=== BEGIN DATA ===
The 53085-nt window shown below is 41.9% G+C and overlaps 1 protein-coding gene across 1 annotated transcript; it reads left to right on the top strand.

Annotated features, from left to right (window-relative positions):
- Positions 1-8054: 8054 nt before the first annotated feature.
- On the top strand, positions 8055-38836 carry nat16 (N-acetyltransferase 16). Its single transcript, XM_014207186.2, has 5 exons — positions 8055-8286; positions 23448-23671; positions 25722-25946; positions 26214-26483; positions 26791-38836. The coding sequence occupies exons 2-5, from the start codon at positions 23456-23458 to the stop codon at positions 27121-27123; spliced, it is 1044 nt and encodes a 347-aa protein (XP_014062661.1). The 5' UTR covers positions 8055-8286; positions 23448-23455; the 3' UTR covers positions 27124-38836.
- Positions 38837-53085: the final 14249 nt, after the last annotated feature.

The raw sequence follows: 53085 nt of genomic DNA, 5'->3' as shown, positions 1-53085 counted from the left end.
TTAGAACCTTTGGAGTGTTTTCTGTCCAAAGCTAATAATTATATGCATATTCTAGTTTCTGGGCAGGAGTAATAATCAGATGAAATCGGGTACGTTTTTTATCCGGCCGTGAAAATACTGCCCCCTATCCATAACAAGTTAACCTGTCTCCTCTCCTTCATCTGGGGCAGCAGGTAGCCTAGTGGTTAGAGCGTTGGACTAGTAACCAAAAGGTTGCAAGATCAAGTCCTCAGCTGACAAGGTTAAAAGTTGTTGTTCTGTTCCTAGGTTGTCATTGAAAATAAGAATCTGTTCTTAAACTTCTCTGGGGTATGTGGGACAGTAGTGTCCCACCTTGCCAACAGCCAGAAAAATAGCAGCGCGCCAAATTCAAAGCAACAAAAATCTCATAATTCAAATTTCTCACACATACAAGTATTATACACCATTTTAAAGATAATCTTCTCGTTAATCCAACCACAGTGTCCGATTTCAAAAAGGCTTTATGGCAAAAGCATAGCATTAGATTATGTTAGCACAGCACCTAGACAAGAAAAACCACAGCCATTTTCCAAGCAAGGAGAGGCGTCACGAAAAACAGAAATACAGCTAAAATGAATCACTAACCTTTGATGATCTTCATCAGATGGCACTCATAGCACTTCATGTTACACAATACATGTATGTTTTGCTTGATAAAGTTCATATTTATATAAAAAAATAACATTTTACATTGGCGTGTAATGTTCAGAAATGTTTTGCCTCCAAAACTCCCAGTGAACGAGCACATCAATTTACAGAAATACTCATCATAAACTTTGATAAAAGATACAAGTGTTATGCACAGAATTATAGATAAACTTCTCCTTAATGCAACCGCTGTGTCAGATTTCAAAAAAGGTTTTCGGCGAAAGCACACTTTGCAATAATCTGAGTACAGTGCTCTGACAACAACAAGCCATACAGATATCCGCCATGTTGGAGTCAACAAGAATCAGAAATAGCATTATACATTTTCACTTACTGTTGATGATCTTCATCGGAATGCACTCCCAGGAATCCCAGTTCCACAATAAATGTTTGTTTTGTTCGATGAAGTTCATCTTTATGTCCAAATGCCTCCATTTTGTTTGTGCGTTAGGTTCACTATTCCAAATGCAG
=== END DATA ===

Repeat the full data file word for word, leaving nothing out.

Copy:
The 53085-nt window shown below is 41.9% G+C and overlaps 1 protein-coding gene across 1 annotated transcript; it reads left to right on the top strand.

Annotated features, from left to right (window-relative positions):
- Positions 1-8054: 8054 nt before the first annotated feature.
- On the top strand, positions 8055-38836 carry nat16 (N-acetyltransferase 16). Its single transcript, XM_014207186.2, has 5 exons — positions 8055-8286; positions 23448-23671; positions 25722-25946; positions 26214-26483; positions 26791-38836. The coding sequence occupies exons 2-5, from the start codon at positions 23456-23458 to the stop codon at positions 27121-27123; spliced, it is 1044 nt and encodes a 347-aa protein (XP_014062661.1). The 5' UTR covers positions 8055-8286; positions 23448-23455; the 3' UTR covers positions 27124-38836.
- Positions 38837-53085: the final 14249 nt, after the last annotated feature.

The raw sequence follows: 53085 nt of genomic DNA, 5'->3' as shown, positions 1-53085 counted from the left end.
TTAGAACCTTTGGAGTGTTTTCTGTCCAAAGCTAATAATTATATGCATATTCTAGTTTCTGGGCAGGAGTAATAATCAGATGAAATCGGGTACGTTTTTTATCCGGCCGTGAAAATACTGCCCCCTATCCATAACAAGTTAACCTGTCTCCTCTCCTTCATCTGGGGCAGCAGGTAGCCTAGTGGTTAGAGCGTTGGACTAGTAACCAAAAGGTTGCAAGATCAAGTCCTCAGCTGACAAGGTTAAAAGTTGTTGTTCTGTTCCTAGGTTGTCATTGAAAATAAGAATCTGTTCTTAAACTTCTCTGGGGTATGTGGGACAGTAGTGTCCCACCTTGCCAACAGCCAGAAAAATAGCAGCGCGCCAAATTCAAAGCAACAAAAATCTCATAATTCAAATTTCTCACACATACAAGTATTATACACCATTTTAAAGATAATCTTCTCGTTAATCCAACCACAGTGTCCGATTTCAAAAAGGCTTTATGGCAAAAGCATAGCATTAGATTATGTTAGCACAGCACCTAGACAAGAAAAACCACAGCCATTTTCCAAGCAAGGAGAGGCGTCACGAAAAACAGAAATACAGCTAAAATGAATCACTAACCTTTGATGATCTTCATCAGATGGCACTCATAGCACTTCATGTTACACAATACATGTATGTTTTGCTTGATAAAGTTCATATTTATATAAAAAAATAACATTTTACATTGGCGTGTAATGTTCAGAAATGTTTTGCCTCCAAAACTCCCAGTGAACGAGCACATCAATTTACAGAAATACTCATCATAAACTTTGATAAAAGATACAAGTGTTATGCACAGAATTATAGATAAACTTCTCCTTAATGCAACCGCTGTGTCAGATTTCAAAAAAGGTTTTCGGCGAAAGCACACTTTGCAATAATCTGAGTACAGTGCTCTGACAACAACAAGCCATACAGATATCCGCCATGTTGGAGTCAACAAGAATCAGAAATAGCATTATACATTTTCACTTACTGTTGATGATCTTCATCGGAATGCACTCCCAGGAATCCCAGTTCCACAATAAATGTTTGTTTTGTTCGATGAAGTTCATCTTTATGTCCAAATGCCTCCATTTTGTTTGTGCGTTAGGTTCACTATTCCAAATGCAG